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      Q4 2013 Office Market Trends

      Occupancy Gains Stalled — But What’s New?

      The national vacancy rate was unchanged during the fourth quarter at 16.9%. Unfortunately, given how slowly the office sector’s so-called recovery has progressed, this is not necessarily reason for worry.

      Not since the third quarter of 2007 has the national vacancy rate declined by more than 10 basis points in any given quarter. For all of 2013, the vacancy rate fell by just 20 basis points, roughly comparable to the 30 basis point decline in 2012. National vacancies remain elevated at 440 basis points above the sector's cyclical low, recorded in the third quarter of 2007 before the recession began that December. Tepid supply growth and lackluster demand have remained largely in balance during this recovery, accounting for the slow pace of vacancy compression.

      With most employment growth coming from low-paying, low-skilled jobs that do not utilize office space, demand remains weak. Occupied stock rose by 8.9 million SF in the fourth quarter. This is a meager increase from the 7.6 million SF that were absorbed during the third quarter. This was, however, largely due to a jump in completions. For the quarter, 9.3 million SF came online, up from last quarter's 6.3 million SF.

      This dynamic between net absorption and construction held throughout the year. For 2013, quarterly net absorption averaged 7.1 million SF, a 69% increase from 2012's average of 4.2 million SF. For construction, the quarterly average was 6.5 million SF, a 109% increase from 2012's average of 3.1. Demand certainly increased in 2013, with office buildings entering the market mostly occupied (or leasing up quickly). This is in line with strict requirements for pre-leasing from lenders of construction and development financing.

      The bottom line is that until the growth rate in high-wage, high-skill jobs that require office space accelerates, expect slack demand for existing inventory to be the norm and vacancy compression to be slow but steady.


      Rent Growth Plods Along

      Asking and effective rents both grew by 0.7% during the fourth quarter. Asking and effective rents have now risen for thirteen consecutive quarters. During 2013 the average asking rent increased by 2.1% while effective rent grew by 2.2%. This was somewhat better than 2012's performance when asking rents grew by 1.8% while effective rents grew by 2.0%.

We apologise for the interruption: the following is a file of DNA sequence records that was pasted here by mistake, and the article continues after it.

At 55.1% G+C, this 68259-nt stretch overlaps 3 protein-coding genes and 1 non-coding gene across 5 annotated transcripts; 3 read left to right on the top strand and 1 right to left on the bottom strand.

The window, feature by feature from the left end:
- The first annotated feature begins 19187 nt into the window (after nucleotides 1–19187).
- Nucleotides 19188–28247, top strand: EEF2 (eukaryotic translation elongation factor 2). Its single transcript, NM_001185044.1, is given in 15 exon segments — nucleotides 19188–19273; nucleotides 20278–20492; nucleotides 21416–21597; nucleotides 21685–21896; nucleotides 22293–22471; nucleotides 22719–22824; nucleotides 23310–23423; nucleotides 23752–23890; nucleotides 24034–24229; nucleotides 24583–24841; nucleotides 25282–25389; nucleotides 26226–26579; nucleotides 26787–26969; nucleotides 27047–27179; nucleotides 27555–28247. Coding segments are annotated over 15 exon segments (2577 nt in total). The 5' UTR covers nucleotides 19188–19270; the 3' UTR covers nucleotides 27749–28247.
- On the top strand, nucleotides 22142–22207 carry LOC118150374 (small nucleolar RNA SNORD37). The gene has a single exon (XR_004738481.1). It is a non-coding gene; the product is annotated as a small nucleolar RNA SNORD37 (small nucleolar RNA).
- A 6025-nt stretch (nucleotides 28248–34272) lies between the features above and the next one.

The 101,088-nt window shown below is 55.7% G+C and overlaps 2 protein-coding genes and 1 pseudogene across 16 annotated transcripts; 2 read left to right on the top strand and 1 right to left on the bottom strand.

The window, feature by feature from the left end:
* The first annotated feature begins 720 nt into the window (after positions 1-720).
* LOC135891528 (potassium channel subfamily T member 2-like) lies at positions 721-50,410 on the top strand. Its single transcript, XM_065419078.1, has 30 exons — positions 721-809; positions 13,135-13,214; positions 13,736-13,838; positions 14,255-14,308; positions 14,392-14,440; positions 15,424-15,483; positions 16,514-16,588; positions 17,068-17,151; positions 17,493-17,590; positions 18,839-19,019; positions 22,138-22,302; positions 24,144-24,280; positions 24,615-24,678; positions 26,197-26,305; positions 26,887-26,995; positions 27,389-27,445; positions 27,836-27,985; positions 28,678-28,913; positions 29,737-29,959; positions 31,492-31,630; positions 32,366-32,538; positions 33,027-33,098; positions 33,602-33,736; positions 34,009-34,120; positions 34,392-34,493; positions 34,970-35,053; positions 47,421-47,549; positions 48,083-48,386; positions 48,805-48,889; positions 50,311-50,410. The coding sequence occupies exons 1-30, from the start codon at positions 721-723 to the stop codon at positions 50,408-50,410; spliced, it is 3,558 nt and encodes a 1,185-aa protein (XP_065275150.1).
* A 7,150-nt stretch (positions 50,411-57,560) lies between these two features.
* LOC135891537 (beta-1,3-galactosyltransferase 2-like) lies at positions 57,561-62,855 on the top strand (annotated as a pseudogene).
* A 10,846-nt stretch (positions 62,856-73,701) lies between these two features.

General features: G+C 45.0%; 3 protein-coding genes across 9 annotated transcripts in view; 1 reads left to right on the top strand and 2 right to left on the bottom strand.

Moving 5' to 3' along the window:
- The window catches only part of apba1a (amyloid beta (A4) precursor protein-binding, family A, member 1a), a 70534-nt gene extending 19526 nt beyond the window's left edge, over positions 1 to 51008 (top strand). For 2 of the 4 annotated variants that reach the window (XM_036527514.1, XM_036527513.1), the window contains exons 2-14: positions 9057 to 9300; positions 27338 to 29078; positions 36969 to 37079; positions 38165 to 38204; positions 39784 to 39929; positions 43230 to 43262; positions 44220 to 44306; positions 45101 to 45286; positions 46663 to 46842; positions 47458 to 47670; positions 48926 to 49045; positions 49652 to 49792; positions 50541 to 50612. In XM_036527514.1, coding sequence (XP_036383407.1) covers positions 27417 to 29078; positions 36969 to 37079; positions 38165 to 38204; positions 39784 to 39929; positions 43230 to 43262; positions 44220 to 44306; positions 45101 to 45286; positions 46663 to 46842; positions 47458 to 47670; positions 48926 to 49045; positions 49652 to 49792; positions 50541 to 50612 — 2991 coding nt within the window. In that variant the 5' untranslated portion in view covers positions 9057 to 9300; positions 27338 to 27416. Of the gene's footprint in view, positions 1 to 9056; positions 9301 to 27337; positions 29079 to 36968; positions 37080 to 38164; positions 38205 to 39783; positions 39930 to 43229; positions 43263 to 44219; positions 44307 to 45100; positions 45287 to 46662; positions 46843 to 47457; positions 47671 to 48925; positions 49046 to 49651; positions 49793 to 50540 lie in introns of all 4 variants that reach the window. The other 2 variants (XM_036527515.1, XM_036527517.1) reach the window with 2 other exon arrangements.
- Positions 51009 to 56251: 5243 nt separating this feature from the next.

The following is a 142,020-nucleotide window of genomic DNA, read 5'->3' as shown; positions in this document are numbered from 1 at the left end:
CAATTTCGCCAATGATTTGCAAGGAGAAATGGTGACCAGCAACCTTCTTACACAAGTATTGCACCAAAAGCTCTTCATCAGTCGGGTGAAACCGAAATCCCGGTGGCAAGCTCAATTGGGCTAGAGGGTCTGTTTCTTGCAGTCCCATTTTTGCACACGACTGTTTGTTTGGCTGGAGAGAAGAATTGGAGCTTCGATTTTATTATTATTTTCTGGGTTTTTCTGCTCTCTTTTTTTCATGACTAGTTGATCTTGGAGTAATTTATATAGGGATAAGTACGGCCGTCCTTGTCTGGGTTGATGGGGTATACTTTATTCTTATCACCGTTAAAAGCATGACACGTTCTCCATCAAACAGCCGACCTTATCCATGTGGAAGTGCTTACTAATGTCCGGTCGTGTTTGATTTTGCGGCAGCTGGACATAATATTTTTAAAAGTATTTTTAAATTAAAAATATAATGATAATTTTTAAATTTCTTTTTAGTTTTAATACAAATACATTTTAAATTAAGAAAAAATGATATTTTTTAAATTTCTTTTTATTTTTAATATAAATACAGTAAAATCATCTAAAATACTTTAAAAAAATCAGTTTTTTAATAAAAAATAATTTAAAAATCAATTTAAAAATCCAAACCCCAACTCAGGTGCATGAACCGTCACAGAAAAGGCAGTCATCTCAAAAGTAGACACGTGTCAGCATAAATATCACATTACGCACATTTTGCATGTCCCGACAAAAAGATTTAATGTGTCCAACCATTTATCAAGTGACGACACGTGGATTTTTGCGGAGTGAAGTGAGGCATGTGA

Unfortunately, there is too much vacant space for market dynamics to be conducive to significant rent growth. With the national vacancy rate at 16.9% and declining slowly, landlords remain unable to drive asking rents upward or pull back on lease concessions. That does not mean that rents are unable to slowly creep up - as they did in 2013 - but stronger, healthier rent growth is only possible at far lower vacancy rates such as were observed before the recession. Reis historical data indicates that national vacancies need to compress by another 300 basis points before rent growth accelerates on a broader basis. Given the pace of vacancy declines, it will take another few years to get there.


      Market Highlights

      In the current market environment, weakness at the national level does belie strength found in a handful of metropolitan markets and selected submarkets. With the technology and energy industries of the economy continuing to grow and create a meaningful amount of office-using jobs, the performance of markets with a concentration of companies in these industries continues to excel. This is a familiar trend over the last few years with markets such as Boston, San Jose, Seattle, New York, and Houston generating the highest effective rent growth.

      New York has reclaimed the title of tightest market (as measured by lowest vacancy rate) from Washington, DC with a 9.9% vacancy rate at the end of the fourth quarter of 2013. Washington fell to second place at 10.3%. While both markets experienced vacancy rate increases during the quarter, Washington's rise is more troubling. While New York's was likely a short-term aberration, Washington-based employers continue to bear the brunt of budget cuts and political brinkmanship. Although the budget has been passed and the shut- down proved to be ephemeral, haggling over the state of the federal government's finances is far from over.

      Topics: Office, Articles, Cap Rates, Sales, All